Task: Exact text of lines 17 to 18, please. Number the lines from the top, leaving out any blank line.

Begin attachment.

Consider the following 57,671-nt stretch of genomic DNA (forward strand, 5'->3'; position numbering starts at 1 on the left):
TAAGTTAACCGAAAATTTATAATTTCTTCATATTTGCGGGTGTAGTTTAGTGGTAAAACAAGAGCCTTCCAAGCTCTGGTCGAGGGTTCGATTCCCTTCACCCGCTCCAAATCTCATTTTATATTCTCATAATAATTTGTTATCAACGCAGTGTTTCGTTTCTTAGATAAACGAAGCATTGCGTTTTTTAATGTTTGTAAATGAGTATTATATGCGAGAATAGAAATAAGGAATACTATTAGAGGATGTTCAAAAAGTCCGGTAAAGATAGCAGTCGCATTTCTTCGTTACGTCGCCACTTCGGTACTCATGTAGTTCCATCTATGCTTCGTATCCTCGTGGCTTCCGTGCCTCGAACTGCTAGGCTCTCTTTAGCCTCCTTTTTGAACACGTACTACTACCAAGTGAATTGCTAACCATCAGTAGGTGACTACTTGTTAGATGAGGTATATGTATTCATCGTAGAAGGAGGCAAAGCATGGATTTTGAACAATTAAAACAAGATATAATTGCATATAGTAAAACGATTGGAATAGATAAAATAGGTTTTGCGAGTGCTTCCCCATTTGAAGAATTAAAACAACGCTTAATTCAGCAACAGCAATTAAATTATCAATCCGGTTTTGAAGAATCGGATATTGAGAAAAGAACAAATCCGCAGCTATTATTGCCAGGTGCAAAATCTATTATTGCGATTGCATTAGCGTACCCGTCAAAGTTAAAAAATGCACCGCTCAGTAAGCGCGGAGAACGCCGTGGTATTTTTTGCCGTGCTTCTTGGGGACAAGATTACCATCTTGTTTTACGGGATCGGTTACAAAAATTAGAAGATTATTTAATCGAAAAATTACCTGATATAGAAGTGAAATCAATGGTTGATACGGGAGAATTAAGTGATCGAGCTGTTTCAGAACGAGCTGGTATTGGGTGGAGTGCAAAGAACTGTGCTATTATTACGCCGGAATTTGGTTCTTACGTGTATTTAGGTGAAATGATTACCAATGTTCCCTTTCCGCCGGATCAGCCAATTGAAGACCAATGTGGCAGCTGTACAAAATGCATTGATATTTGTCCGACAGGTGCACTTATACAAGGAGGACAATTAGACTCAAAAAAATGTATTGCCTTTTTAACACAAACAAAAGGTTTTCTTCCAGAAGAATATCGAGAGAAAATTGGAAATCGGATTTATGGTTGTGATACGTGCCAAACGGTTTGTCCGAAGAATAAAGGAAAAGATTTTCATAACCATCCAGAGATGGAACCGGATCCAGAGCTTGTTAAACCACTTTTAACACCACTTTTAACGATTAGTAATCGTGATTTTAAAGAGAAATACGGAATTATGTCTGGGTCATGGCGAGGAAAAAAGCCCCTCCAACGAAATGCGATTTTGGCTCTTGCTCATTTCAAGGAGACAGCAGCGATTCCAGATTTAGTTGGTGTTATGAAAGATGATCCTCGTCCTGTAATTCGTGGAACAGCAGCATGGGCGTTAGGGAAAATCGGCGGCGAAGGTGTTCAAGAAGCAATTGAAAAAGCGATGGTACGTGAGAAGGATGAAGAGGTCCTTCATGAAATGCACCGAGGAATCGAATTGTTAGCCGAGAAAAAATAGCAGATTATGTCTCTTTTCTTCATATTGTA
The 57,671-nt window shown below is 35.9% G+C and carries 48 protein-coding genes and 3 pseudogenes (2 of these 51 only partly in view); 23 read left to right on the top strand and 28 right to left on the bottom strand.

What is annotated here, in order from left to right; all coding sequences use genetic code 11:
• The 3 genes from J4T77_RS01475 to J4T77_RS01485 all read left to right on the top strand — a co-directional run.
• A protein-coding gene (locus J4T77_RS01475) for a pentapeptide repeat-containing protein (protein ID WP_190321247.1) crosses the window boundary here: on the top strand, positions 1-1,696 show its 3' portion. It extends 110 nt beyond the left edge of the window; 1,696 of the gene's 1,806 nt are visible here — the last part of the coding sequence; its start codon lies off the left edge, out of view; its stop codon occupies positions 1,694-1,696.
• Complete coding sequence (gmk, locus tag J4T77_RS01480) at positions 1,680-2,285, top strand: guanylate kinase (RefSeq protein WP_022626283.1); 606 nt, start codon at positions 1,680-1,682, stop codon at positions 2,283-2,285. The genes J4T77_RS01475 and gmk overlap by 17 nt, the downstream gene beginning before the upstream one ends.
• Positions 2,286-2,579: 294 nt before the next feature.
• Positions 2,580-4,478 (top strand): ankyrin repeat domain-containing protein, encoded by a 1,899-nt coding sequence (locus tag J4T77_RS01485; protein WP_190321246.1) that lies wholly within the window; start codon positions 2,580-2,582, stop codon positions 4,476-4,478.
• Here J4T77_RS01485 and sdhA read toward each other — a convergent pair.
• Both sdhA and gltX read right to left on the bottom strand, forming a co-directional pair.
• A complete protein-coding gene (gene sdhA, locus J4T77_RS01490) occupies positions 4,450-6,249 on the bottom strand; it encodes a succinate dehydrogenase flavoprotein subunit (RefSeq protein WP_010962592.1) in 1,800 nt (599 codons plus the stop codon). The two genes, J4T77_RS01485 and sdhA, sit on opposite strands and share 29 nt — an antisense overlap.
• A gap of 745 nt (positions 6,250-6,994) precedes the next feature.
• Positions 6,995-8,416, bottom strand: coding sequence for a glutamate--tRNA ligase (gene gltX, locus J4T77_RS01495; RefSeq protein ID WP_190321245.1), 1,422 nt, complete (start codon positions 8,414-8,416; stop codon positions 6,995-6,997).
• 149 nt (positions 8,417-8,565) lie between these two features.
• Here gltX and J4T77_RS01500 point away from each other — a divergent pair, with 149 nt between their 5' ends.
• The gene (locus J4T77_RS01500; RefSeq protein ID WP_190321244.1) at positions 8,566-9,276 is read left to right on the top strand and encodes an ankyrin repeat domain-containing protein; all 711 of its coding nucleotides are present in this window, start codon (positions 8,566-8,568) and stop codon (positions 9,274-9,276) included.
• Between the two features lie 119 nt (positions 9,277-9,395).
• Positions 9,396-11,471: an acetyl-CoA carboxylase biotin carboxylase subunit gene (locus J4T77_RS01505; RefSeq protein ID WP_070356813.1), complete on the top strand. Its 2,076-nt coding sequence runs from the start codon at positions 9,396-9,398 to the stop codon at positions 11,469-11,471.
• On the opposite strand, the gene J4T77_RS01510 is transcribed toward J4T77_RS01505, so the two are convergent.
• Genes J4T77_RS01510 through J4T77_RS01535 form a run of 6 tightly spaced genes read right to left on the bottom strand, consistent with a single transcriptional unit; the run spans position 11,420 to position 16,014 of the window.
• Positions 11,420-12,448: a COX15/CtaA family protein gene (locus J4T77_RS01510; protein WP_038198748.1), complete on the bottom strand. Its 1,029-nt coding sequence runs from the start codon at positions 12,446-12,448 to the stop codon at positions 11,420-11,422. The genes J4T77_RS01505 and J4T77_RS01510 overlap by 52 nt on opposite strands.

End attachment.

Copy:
• The gene (locus J4T77_RS01500; RefSeq protein ID WP_190321244.1) at positions 8,566-9,276 is read left to right on the top strand and encodes an ankyrin repeat domain-containing protein; all 711 of its coding nucleotides are present in this window, start codon (positions 8,566-8,568) and stop codon (positions 9,274-9,276) included.
• Between the two features lie 119 nt (positions 9,277-9,395).